A year has passed since the enactment of Saudi Arabia’s new Arbitration Law, which made significant changes to the practice of arbitration in the Kingdom, with new provisions aimed at implementing a more “arbitration friendly” regime for businesses, both local and foreign.
The new law was issued by Royal Decree No. M/34 dated 24/05/1433 H, corresponding to 16/04/2012 G (the “Arbitration Law”), and reflects terms which are mainly inspired by the international policies of UNCITRAL, with the aim to give more comfort for foreign businesses coming into the Saudi market.
The new law had significantly reshaped the old law and made a lot of amendments regarding the appointment of arbitrators, the arbitration process and procedures, and most importantly – the enforcement of arbitral awards whether local or foreign.
Under the old law, arbitrators of a Saudi arbitral tribunal were required to be Muslim and male, with experience and a good reputation. The new law no longer places a requirement that the arbitrators are male, but they must hold a university degree in either Shariah or law. However, where the arbitrators form part of a panel, this requirement extends only to the head of the panel.
An important change welcomed by foreigners doing business in Saudi, is that the new law no longer requires arbitration proceedings to be in Arabic, and the parties may choose which language for their arbitration, provided that at least one of the parties to the agreement is a foreigner. The parties are also entitled to appoint a foreign law to govern their agreement, and such provisions shall be adhered to by a Saudi arbitral tribunal. Previously, the parties could not freely choose the language or the applicable law for arbitration; it was set to be Arabic and Saudi Law respectively.
Also, if the parties have not agreed to apply a particular set of arbitration rules (such as the ICC); they may refer to the Arbitration Law which sets out a procedure similar to international rules of arbitration.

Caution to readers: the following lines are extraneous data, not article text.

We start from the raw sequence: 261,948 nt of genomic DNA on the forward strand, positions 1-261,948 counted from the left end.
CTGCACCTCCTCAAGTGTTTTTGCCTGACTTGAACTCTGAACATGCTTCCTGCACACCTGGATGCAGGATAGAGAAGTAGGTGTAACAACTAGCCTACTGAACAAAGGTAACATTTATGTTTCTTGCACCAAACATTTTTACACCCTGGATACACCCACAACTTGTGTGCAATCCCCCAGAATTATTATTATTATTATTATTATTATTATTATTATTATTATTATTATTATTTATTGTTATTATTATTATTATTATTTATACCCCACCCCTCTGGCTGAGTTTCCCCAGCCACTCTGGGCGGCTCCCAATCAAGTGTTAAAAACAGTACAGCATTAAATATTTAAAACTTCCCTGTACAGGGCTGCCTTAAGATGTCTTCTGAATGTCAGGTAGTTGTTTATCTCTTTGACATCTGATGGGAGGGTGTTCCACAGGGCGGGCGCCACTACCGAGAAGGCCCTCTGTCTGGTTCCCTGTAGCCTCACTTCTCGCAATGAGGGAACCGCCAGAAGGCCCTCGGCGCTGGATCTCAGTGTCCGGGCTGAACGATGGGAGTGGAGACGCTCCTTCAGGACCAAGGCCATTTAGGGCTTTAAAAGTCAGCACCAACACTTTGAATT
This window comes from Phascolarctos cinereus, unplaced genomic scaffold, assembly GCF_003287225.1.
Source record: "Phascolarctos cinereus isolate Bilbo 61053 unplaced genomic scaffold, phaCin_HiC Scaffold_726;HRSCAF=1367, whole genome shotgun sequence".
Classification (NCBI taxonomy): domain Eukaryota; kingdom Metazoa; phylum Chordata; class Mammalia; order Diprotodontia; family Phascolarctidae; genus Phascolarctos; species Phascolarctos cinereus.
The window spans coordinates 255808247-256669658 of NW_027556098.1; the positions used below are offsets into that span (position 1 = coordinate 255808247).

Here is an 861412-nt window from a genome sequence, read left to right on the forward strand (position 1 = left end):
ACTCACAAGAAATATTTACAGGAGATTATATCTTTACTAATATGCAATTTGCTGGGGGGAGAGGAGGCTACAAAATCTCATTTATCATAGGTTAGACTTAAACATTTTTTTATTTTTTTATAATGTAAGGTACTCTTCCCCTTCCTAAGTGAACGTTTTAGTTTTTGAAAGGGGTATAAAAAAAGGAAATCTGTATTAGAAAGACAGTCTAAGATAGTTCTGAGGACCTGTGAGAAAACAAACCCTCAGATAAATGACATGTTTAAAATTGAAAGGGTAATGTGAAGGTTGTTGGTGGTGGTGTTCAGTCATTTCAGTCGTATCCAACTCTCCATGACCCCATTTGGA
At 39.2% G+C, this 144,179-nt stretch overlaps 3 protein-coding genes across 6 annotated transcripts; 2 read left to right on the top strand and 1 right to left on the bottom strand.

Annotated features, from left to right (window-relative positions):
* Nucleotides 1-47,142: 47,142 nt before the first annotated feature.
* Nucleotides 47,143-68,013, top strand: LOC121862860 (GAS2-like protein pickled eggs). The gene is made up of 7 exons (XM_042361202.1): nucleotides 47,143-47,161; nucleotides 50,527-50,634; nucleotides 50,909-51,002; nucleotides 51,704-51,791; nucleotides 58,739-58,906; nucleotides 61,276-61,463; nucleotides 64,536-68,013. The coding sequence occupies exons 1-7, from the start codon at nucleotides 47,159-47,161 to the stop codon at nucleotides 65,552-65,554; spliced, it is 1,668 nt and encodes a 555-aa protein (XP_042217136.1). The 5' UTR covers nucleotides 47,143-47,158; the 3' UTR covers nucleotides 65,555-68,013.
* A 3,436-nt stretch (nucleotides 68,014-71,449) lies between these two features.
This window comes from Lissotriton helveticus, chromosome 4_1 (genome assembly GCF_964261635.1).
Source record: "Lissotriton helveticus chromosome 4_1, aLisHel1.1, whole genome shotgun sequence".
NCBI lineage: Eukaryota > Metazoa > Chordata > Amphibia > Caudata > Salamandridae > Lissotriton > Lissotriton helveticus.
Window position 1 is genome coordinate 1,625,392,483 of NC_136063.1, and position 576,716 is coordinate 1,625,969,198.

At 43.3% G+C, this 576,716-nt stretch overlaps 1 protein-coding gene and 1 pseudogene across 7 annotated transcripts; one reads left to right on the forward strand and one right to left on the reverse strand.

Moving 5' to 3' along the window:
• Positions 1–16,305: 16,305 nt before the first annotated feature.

The amendments introduced by the new law have allowed arbitration in Saudi Arabia to become a more reliable source of dispute resolution. The new law makes it clear that an arbitration agreement or clause is binding if agreed to in writing, which may be satisfied by an exchange of letters or emails, or by incorporation of another agreement which includes arbitration provisions. Further, the invalidity or termination of a contract will not invalidate an arbitration agreement as long as the agreement to arbitrate is independently valid.
One major improvement from the 1983 law, relates to the enforcement of arbitral awards. Prior to the passing of the new law, any arbitral award had to be ratified by a supervising court in order to be enforceable; so the arbitral award only becomes “final” once the Saudi courts have settled any appeal against the award.
The supervising court (the Saudi Board of Grievances, which is the appropriate judicial authority in most commercial disputes) would hear any objection raised by any party including issues regarding merits of the case. In practical effect, an arbitral award that is issued after couple of years of proceedings may still be reversed by the Board of Grievances.
Under the new law, the supervising court shall only have the authority to review the award (and not the merits of the case) to ensure compliance with Sharia law, public policy, and/or the arbitration agreement, and to ascertain that it does not contradict any previous judgments and has been properly served on the opposing party.
Moreover, it is up to the court to identify and raise any issues that would prevent enforcement - the parties have few objection rights at this stage.
With the continued dramatic growth and economic diversification in Saudi Arabia, the influx of foreign investments and the accession of Saudi Arabia to the World Trade Organization, Saudi authorities were committed to develop a more “friendly” regulatory environment.
Although the new Arbitration Law is still largely untested and remains to be assessed over time, we believe that the introduction of the new changes is a step towards achieving a more friendly, regulated environment.